World Class Recording in the Highlands of Scotland
Funny Pages: People


About Us
Equipment List
Pictures of the Studio
A typical recording session
Prices and bookings
How to get to The Byre
Contact Us
Funny Pages: People
Funny Pages: Animals
Tricks of the Trade
Digital v. Analogue
A Career in Audio
Home Recording
Getting Great Sounds
P.A. Systems for Dummies
Technical Glossary
The Music Industry
Success in Music
Download Goodies


Some of the things that have happened to us over the years

We think Ulfs real name was Ralf, but we were not too sure as he had no roof to his mouth. If you asked him his name, he just said Ulf!

Well, Ulf came into the studio one day and said he wanted to become a rock star and asked how he should go about it. I suggest he should form a band and make a recording.

To cut a long story short, Ulf and a motley collection of German and American musicians recorded two songs for a single. These two songs were, well, they were so bad that when I sent the recordings off to the mastering lab to have white labels made, the technician phoned me up to ask if I had not sent the wrong tape by mistake.

Then Ulf asked me what I thought of his recordings. I told him that it was quite the loveliest thing I had ever heard.

Ulf wanted to send a copy to every radio station and disco in Germany and so we worked out what that would cost him with promotional material and postage, etc. It came to 9600 Marks - about three thousand Pounds.

Ulf did not have that kind of money, so he went to the bank.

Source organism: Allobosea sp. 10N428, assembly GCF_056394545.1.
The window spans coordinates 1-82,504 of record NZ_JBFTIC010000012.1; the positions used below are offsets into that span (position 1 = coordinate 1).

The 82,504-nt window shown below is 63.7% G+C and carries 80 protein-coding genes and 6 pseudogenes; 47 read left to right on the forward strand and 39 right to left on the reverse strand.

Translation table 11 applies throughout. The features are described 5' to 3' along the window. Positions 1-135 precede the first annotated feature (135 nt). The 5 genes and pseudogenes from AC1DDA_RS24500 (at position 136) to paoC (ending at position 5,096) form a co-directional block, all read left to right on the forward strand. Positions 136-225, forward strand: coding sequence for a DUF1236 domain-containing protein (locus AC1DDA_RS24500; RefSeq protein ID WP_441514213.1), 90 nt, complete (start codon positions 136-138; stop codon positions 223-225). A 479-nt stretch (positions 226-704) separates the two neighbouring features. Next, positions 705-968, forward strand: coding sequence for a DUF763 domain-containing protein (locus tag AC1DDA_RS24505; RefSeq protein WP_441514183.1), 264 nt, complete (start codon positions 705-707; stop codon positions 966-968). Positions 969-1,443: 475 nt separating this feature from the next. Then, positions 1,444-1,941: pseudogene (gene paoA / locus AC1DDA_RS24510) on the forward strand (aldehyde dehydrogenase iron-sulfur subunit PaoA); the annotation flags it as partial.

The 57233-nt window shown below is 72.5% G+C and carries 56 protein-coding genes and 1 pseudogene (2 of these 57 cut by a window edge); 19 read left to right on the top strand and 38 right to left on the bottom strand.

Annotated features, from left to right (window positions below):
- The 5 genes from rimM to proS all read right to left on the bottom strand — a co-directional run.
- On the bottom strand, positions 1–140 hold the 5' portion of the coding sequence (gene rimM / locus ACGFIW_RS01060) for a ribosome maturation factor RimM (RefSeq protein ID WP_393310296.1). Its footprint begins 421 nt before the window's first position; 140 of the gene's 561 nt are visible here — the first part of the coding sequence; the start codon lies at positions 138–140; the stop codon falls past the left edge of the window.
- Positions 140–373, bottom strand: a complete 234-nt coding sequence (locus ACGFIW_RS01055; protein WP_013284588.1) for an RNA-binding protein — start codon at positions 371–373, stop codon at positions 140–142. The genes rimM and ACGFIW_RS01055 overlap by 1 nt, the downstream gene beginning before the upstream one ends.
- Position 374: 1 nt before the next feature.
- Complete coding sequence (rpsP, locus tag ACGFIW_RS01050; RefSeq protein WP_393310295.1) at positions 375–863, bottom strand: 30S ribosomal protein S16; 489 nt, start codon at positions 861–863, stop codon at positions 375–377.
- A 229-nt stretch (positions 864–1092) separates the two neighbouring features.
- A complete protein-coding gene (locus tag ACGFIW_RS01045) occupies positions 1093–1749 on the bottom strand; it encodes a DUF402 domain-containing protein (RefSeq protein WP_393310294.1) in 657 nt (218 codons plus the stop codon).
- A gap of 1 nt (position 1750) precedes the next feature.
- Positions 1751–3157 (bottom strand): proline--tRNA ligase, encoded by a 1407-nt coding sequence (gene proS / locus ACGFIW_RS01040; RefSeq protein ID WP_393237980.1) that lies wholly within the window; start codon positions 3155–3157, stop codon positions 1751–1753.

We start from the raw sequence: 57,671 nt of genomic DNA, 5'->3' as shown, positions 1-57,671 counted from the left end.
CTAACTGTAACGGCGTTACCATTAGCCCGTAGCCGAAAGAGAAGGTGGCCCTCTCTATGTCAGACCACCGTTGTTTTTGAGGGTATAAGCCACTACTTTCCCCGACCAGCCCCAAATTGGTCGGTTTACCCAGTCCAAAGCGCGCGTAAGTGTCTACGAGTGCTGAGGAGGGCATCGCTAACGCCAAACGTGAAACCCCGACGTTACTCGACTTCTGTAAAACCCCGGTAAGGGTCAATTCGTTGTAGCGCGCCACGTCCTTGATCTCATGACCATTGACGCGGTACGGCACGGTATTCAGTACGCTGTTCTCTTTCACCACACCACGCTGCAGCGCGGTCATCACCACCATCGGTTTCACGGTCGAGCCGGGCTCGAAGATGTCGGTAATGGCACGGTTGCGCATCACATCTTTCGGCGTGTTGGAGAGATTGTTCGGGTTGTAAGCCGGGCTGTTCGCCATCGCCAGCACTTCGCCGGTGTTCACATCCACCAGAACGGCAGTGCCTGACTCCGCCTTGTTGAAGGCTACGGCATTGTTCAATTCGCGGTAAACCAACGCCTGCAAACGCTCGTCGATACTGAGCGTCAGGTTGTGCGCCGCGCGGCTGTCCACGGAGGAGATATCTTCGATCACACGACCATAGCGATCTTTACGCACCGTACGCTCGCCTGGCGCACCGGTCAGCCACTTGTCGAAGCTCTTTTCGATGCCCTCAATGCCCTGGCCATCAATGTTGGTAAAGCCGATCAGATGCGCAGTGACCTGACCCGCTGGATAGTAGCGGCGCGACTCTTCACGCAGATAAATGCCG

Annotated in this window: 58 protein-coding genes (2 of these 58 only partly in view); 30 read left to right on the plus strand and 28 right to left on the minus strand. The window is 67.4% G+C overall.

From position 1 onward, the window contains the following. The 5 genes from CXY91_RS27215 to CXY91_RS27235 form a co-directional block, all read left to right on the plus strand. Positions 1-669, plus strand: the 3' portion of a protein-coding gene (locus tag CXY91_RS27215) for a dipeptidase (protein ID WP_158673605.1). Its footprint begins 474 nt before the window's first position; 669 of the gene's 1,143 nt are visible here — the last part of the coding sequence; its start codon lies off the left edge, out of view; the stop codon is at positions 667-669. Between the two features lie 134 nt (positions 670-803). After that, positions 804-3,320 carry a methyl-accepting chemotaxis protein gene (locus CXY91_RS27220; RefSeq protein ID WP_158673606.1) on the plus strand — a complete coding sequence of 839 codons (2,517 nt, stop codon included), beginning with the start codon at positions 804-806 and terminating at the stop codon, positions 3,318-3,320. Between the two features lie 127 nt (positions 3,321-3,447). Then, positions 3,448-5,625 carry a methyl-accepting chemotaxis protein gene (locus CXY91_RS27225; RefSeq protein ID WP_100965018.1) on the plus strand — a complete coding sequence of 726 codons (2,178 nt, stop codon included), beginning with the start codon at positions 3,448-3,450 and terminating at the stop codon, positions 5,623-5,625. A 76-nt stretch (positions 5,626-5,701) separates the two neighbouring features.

He also took his band with him and a ghetto-blaster.

They went into the manager's office, sat the ghetto-blaster down, cranked it up to full volume and Ulf and the band mimed to their recording.

The bank manager, an elderly gentleman, sat staring wide-eyed until the noise had died down. He then asked them why they had done that. Ulf explained that he needed 9600 Marks to become a rock star.

Despite the shock the poor man had suffered, he was still able to say No in a clear and firm voice.

Ulf went to another bank and tried the same tactic. This time the manager, a younger man, was warned in advance what was going to happen and he sat through the performance, until, about half-way through, he began to choke on something and had to leave the room.

He returned, red in the face with tears in his eyes, and told them that, as good as it was, he would still have to see some collateral. They offered him the publishing rights and he got another choking fit.

Ulf was beside himself. Convinced that international stardom had been denied him for want of such a paltry sum, he realised that now was the time for radical action. He decided to rob the bank.

He went to the first bank, the bank where he had an account and they knew him, with his fathers 9mm service pistol and asked for 9600 Marks. They probably had many times that amount behind the counter, but Ulf was not a greedy man. He asked for just that sum that stood between himself and international fame and fortune and not a penny more.

The cashier assumed that it was just a silly prank and told him to "Put that toy away!" But Ulf was not to be put off so lightly and made his point by firing a couple of rounds through the ceiling. They gave him the money.

He then made his get-away in his car which he had parked outside the bank. His own car, with his name and the name of his band on the back window. There was also his telephone number next to his name in case anyone wanted to book him.

Somebody must have snitched on him instead, because when he drove home, there were about eight police cars and dozens of policemen armed with submachine guns surrounding his house.